Which herniation -- or both? -- is causing pain?
We love to look at pictures! Pictures remind us of the fun we had, the places we've visited, the source of our pain...at least in xrays and MRIs and CT scans... sometimes!
MRI and CT Scans
Sometimes must be added in this discussion because MRIs and CT scans and xrays make beautiful pictures, but they can't relieve your pain. Sometimes imaging will reveal several issues which then forces the doctor to correlate the symptoms and clinical examination findings to determine which imaging issue is causing the problem right now for you. Sometimes the MRI, CT scans and xrays reveal nothing even though you suffer with pain which then forces the doctor to rely on your symptoms and examination to reveal the diagnosis.
Imaging May Be Deceiving
Advanced imaging can be deceiving. Just as your family picture at the water park shows smiles on everyone's faces and you know that two of the kids just had to be separated because they were zinging each other with towels, imaging doesn't always tell the whole story.
- Medical literature reports that up to 76% of asymptomatic (non-pain) people will reveal disc herniations in their spines. (1)
- Pre- and post-care MRI studies of patients who had pain and now have none show that the patient's disc herniation after care when there is no more pain is smaller, the same size or even larger than when treatment began.
"How can this be?
" is usually the next question. It comes back to the fact that there can be mechanical irritation alone
(disc's pushing on the nerve directly or another condition causing stenosis of the canal and pressure on the nerve) or chemical irritation
(disc's nucleus pulposus material leakage onto spinal nerves) or, oftentimes, a combination of both. Images must be correlated with clinical findings to determine the cause of your pain.
Imaging May Not Be Necessary
Advanced imaging is not always necessary. Medical literature reports that advanced imaging is not always necessary until after 4 to 6 weeks of unsuccessful conservative care. (2) There is no correlation, even, between the disc size or type and pain and disability. (3) If you are getting worse or experience bowel/bladder function problems, however, imaging is warranted sooner. In many cases, treatment at New Hampshire Spine and Sport may conservatively, non-surgically alleviate your pain for less cost than an MRI or other imaging series.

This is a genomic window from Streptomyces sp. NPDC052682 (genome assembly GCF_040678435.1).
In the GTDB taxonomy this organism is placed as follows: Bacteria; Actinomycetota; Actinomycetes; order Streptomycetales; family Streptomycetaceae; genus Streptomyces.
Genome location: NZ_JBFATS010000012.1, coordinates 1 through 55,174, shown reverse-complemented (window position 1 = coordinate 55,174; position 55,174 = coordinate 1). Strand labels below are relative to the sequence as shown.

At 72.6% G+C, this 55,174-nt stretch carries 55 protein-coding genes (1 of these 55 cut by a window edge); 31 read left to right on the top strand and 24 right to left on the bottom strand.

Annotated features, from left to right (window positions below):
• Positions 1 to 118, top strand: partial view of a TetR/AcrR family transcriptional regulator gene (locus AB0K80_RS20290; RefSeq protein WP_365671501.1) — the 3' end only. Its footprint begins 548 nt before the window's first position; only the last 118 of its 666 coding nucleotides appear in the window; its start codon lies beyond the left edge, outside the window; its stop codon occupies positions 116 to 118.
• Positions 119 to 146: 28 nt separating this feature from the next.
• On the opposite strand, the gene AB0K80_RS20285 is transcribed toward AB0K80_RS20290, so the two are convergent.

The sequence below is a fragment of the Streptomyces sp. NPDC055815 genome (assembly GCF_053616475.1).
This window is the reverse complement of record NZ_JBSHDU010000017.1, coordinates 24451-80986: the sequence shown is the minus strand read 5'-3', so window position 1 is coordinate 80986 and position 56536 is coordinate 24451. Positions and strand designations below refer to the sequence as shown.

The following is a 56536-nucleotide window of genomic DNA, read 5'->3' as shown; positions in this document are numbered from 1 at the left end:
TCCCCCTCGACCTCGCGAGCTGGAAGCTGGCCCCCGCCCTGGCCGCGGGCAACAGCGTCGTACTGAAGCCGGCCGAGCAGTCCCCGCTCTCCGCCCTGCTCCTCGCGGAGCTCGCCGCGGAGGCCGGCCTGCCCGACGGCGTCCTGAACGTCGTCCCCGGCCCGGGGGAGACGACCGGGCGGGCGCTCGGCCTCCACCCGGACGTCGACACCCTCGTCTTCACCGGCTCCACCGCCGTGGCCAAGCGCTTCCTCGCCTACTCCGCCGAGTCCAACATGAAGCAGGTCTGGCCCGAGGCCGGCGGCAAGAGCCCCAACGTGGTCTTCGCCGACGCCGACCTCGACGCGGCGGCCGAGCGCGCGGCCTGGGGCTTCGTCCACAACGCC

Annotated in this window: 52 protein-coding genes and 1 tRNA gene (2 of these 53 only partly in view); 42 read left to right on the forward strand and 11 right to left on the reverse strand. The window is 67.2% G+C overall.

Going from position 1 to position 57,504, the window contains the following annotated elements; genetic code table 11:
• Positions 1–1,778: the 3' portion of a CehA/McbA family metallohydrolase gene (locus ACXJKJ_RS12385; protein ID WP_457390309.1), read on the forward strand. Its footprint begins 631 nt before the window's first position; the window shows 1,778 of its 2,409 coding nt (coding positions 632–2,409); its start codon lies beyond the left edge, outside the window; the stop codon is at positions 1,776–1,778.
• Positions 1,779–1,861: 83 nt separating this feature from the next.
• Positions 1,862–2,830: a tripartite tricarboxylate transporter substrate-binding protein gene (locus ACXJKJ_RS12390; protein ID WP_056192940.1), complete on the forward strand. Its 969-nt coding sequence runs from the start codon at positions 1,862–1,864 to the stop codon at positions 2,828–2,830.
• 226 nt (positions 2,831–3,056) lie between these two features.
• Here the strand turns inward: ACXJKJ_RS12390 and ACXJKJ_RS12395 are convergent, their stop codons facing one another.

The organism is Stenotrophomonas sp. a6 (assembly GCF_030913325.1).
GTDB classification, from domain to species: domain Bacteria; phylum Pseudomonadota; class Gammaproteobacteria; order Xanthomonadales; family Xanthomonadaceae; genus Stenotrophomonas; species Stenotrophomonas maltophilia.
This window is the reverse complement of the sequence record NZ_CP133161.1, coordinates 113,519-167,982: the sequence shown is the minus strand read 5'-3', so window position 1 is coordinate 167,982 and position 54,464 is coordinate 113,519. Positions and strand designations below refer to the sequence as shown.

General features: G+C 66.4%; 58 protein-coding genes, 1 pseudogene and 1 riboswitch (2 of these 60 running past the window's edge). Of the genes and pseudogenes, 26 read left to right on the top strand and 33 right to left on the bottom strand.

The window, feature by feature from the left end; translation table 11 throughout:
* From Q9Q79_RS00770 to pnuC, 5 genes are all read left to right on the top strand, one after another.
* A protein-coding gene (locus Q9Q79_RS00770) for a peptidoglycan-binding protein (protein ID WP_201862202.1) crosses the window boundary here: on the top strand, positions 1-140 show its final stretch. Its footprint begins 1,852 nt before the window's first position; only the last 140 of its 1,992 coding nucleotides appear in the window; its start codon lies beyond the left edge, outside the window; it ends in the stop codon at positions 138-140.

Know, though, that, if you need imaging, your doctor will order it. If you already have imaging, bring it with you. Our staff at New Hampshire Spine and Sport will consider its pictures as an additional insight into your condition alongside your clinical examination findings to uncover your diagnosis to determine your treatment plan.
Typical Imaging Studies in the chiropractic Office
Xrays are typical in initial evaluations. Xrays give a look at the structure of the spine. Xrays reveal any structural abnormalities that the doctor may need to consider. They are simple, but most helpful.
Xrays are windows into the spine's structure and advanced imaging studies such as MRI and CT are doors leading to the inner workings of the spine. Both have their place in your care, but their place is alongside the clinical examination, not in place of it. The role of advanced imaging studies should confirm the clinical examination's diagnosis, not make the diagnosis alone.
You are in good hands at New Hampshire Spine and Sport in Southern New Hampshire that know how and when to put images to good use in order to help you regain your quality of life. Contact us today.
Jensen MC: MRI of the lumbar spine in people without back pain. N Engl J Med 331.1994 (MRI should be done only after 4-6 weeks of conservative care has failed as it was found that in asymptomatic patients, 52% have a disc bulge, 27% have a disc protrusion, and 64% had a disc abnormality.)